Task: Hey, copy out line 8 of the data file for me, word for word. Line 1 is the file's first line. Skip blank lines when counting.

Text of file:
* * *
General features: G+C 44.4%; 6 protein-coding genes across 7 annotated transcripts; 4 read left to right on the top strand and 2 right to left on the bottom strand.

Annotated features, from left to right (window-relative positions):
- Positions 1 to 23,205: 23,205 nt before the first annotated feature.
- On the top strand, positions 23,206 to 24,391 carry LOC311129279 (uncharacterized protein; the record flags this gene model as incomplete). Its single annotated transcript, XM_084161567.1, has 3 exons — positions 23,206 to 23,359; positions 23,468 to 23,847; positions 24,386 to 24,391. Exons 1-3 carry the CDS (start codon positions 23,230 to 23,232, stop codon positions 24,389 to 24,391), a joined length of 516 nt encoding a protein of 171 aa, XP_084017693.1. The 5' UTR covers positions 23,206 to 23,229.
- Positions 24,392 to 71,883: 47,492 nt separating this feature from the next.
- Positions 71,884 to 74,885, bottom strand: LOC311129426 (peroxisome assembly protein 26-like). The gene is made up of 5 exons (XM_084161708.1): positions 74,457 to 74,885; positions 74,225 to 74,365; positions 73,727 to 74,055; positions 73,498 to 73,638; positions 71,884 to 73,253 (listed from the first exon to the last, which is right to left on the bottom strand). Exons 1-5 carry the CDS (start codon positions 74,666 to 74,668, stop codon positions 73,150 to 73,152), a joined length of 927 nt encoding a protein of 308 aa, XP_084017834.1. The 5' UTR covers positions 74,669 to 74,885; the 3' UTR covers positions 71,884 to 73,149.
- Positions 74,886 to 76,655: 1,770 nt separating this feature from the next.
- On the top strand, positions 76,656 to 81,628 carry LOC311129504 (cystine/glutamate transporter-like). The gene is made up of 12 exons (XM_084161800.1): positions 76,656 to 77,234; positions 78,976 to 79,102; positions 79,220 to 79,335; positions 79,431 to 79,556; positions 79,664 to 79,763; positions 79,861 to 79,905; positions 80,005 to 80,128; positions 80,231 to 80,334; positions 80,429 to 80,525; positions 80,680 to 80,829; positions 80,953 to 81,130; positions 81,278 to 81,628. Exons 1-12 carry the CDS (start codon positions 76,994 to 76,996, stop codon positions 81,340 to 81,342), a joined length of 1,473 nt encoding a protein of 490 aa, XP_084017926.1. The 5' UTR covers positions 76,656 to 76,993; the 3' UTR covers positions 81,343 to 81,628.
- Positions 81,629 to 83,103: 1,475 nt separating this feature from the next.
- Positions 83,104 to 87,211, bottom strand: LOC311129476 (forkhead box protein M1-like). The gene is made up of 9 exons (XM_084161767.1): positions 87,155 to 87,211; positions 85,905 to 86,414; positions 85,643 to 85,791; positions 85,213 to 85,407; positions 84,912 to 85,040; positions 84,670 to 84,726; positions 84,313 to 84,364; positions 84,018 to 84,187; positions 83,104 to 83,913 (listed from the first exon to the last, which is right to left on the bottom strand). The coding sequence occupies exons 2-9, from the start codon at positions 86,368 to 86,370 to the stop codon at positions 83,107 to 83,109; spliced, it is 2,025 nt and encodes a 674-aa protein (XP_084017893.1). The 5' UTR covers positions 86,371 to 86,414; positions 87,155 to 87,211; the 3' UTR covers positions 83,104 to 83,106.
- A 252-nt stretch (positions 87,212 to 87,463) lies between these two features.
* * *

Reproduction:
- On the top strand, positions 76,656 to 81,628 carry LOC311129504 (cystine/glutamate transporter-like). The gene is made up of 12 exons (XM_084161800.1): positions 76,656 to 77,234; positions 78,976 to 79,102; positions 79,220 to 79,335; positions 79,431 to 79,556; positions 79,664 to 79,763; positions 79,861 to 79,905; positions 80,005 to 80,128; positions 80,231 to 80,334; positions 80,429 to 80,525; positions 80,680 to 80,829; positions 80,953 to 81,130; positions 81,278 to 81,628. Exons 1-12 carry the CDS (start codon positions 76,994 to 76,996, stop codon positions 81,340 to 81,342), a joined length of 1,473 nt encoding a protein of 490 aa, XP_084017926.1. The 5' UTR covers positions 76,656 to 76,993; the 3' UTR covers positions 81,343 to 81,628.